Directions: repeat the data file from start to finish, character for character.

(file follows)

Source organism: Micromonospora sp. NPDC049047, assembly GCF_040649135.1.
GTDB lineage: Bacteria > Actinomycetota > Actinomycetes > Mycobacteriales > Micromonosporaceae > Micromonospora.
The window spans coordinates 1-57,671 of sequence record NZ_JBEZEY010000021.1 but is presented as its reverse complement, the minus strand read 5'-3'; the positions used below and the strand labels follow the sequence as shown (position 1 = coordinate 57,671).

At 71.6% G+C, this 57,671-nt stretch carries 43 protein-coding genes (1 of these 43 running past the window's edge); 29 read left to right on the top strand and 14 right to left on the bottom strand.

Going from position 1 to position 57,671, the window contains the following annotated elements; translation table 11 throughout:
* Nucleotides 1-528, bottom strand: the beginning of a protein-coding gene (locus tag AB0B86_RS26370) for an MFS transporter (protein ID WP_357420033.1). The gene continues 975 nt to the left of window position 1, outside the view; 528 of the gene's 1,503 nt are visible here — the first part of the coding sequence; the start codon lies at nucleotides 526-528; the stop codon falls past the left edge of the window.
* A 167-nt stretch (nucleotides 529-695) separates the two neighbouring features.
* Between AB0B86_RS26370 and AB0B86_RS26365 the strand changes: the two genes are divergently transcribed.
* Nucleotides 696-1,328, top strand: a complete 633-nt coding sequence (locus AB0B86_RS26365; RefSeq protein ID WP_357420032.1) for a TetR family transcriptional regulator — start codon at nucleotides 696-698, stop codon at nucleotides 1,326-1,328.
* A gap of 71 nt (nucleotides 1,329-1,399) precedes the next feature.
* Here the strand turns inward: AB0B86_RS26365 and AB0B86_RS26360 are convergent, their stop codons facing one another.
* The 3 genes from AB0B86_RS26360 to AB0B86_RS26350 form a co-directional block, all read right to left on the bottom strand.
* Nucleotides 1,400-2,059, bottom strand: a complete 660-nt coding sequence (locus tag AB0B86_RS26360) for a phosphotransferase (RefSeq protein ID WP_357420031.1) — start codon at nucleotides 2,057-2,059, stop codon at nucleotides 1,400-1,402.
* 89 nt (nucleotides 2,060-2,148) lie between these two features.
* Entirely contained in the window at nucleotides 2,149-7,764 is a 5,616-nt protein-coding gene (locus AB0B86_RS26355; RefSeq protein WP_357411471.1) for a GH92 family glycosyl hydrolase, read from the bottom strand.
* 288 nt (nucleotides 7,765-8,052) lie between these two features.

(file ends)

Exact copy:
Source organism: Micromonospora sp. NPDC049047, assembly GCF_040649135.1.
GTDB lineage: Bacteria > Actinomycetota > Actinomycetes > Mycobacteriales > Micromonosporaceae > Micromonospora.
The window spans coordinates 1-57,671 of sequence record NZ_JBEZEY010000021.1 but is presented as its reverse complement, the minus strand read 5'-3'; the positions used below and the strand labels follow the sequence as shown (position 1 = coordinate 57,671).

At 71.6% G+C, this 57,671-nt stretch carries 43 protein-coding genes (1 of these 43 running past the window's edge); 29 read left to right on the top strand and 14 right to left on the bottom strand.

Going from position 1 to position 57,671, the window contains the following annotated elements; translation table 11 throughout:
* Nucleotides 1-528, bottom strand: the beginning of a protein-coding gene (locus tag AB0B86_RS26370) for an MFS transporter (protein ID WP_357420033.1). The gene continues 975 nt to the left of window position 1, outside the view; 528 of the gene's 1,503 nt are visible here — the first part of the coding sequence; the start codon lies at nucleotides 526-528; the stop codon falls past the left edge of the window.
* A 167-nt stretch (nucleotides 529-695) separates the two neighbouring features.
* Between AB0B86_RS26370 and AB0B86_RS26365 the strand changes: the two genes are divergently transcribed.
* Nucleotides 696-1,328, top strand: a complete 633-nt coding sequence (locus AB0B86_RS26365; RefSeq protein ID WP_357420032.1) for a TetR family transcriptional regulator — start codon at nucleotides 696-698, stop codon at nucleotides 1,326-1,328.
* A gap of 71 nt (nucleotides 1,329-1,399) precedes the next feature.
* Here the strand turns inward: AB0B86_RS26365 and AB0B86_RS26360 are convergent, their stop codons facing one another.
* The 3 genes from AB0B86_RS26360 to AB0B86_RS26350 form a co-directional block, all read right to left on the bottom strand.
* Nucleotides 1,400-2,059, bottom strand: a complete 660-nt coding sequence (locus tag AB0B86_RS26360) for a phosphotransferase (RefSeq protein ID WP_357420031.1) — start codon at nucleotides 2,057-2,059, stop codon at nucleotides 1,400-1,402.
* 89 nt (nucleotides 2,060-2,148) lie between these two features.
* Entirely contained in the window at nucleotides 2,149-7,764 is a 5,616-nt protein-coding gene (locus AB0B86_RS26355; RefSeq protein WP_357411471.1) for a GH92 family glycosyl hydrolase, read from the bottom strand.
* 288 nt (nucleotides 7,765-8,052) lie between these two features.